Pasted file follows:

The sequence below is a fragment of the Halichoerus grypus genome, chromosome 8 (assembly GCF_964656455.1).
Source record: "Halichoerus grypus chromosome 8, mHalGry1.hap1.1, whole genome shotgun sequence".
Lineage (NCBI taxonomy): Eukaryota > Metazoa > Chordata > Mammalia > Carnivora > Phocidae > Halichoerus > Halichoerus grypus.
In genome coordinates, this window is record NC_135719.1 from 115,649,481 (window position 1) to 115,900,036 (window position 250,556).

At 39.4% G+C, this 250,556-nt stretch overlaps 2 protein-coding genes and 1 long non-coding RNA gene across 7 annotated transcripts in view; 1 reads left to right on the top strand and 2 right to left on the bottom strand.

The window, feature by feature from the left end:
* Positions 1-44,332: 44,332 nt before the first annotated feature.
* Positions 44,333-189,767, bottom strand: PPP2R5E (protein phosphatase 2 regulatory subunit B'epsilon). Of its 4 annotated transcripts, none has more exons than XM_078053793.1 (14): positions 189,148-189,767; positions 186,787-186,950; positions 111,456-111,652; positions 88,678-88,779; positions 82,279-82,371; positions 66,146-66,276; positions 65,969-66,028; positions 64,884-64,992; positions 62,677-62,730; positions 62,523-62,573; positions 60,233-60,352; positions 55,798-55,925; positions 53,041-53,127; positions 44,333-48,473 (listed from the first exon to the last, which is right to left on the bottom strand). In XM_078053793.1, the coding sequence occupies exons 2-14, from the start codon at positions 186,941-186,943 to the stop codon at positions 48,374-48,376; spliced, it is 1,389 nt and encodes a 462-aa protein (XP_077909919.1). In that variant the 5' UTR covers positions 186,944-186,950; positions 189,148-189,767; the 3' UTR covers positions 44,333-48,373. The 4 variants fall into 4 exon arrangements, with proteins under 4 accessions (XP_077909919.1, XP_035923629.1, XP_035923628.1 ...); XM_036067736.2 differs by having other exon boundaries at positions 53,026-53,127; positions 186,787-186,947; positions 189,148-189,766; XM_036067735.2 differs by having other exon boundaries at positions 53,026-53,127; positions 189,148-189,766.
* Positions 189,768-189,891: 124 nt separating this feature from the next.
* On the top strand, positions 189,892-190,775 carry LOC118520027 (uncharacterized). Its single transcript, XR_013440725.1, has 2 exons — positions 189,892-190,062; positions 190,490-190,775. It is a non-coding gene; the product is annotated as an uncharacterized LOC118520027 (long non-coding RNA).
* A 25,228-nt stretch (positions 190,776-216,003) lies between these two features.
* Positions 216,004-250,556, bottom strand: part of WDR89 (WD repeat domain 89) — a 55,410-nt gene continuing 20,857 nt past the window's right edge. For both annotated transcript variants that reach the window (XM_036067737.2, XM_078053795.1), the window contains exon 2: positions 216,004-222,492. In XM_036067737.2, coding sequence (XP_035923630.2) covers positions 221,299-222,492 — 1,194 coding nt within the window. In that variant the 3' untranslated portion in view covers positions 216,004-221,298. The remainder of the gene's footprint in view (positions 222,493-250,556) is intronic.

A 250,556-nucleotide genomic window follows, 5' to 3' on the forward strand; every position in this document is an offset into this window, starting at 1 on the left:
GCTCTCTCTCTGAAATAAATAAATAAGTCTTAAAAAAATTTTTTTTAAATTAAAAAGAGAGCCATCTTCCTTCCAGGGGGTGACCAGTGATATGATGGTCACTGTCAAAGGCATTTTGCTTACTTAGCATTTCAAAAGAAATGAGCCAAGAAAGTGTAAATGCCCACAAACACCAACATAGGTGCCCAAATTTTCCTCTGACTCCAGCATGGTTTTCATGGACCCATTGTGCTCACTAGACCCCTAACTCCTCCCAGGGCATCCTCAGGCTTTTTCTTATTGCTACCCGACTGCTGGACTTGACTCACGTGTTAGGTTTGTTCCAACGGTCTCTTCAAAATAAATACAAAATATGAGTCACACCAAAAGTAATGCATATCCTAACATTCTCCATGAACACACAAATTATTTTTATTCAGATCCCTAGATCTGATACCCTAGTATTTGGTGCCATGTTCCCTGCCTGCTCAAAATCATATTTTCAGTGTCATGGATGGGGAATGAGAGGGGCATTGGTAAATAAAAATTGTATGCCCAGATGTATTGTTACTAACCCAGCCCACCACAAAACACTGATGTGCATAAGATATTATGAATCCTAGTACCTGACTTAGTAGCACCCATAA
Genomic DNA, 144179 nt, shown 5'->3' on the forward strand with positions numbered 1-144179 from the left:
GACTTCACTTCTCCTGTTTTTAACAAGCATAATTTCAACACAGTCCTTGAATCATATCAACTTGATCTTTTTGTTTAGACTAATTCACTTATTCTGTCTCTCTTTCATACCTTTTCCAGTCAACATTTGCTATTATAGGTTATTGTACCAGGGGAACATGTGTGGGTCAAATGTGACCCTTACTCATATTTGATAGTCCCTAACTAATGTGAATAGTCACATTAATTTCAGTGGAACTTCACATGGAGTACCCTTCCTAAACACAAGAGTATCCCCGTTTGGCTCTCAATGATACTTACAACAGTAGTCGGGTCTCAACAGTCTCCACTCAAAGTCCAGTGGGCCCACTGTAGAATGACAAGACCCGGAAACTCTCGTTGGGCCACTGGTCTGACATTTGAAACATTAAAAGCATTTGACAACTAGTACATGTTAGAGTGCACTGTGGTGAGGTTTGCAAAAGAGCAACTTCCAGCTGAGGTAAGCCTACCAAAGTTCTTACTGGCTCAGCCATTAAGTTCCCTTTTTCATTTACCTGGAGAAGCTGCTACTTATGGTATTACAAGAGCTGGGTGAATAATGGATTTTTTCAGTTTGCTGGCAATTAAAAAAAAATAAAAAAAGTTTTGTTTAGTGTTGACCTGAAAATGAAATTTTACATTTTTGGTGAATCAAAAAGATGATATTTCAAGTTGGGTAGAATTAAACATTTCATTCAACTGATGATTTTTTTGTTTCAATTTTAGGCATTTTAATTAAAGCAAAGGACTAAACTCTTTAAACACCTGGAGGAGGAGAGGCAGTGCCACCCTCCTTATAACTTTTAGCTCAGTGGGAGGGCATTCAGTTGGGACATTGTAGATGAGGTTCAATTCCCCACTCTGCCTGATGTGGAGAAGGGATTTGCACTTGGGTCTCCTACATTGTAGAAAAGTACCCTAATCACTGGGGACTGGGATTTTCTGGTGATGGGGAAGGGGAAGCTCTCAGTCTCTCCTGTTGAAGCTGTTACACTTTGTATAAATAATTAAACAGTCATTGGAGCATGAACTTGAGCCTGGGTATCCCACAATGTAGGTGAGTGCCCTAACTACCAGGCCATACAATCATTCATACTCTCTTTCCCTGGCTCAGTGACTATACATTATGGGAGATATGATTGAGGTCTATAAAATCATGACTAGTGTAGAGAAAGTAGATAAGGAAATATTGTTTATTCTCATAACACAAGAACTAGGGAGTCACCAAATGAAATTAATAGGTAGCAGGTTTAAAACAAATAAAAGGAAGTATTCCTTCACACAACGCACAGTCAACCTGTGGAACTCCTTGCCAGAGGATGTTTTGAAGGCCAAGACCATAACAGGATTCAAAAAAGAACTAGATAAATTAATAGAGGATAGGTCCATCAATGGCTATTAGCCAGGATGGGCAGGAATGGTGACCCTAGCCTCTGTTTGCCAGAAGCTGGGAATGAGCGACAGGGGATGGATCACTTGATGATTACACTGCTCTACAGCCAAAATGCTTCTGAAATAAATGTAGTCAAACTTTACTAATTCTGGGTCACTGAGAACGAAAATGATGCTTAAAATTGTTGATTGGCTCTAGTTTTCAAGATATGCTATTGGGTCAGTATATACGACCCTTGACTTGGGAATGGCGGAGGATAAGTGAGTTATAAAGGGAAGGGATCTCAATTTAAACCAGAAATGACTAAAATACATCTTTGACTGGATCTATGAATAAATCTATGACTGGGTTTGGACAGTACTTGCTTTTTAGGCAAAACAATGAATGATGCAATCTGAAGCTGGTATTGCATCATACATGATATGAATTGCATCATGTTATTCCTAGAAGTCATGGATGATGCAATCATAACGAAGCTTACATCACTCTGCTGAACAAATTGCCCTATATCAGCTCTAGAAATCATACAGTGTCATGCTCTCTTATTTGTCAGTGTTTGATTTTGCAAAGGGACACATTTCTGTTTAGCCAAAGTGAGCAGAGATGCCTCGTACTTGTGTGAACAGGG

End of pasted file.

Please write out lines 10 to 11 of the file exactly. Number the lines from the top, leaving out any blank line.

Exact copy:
* On the top strand, positions 189,892-190,775 carry LOC118520027 (uncharacterized). Its single transcript, XR_013440725.1, has 2 exons — positions 189,892-190,062; positions 190,490-190,775. It is a non-coding gene; the product is annotated as an uncharacterized LOC118520027 (long non-coding RNA).
* A 25,228-nt stretch (positions 190,776-216,003) lies between these two features.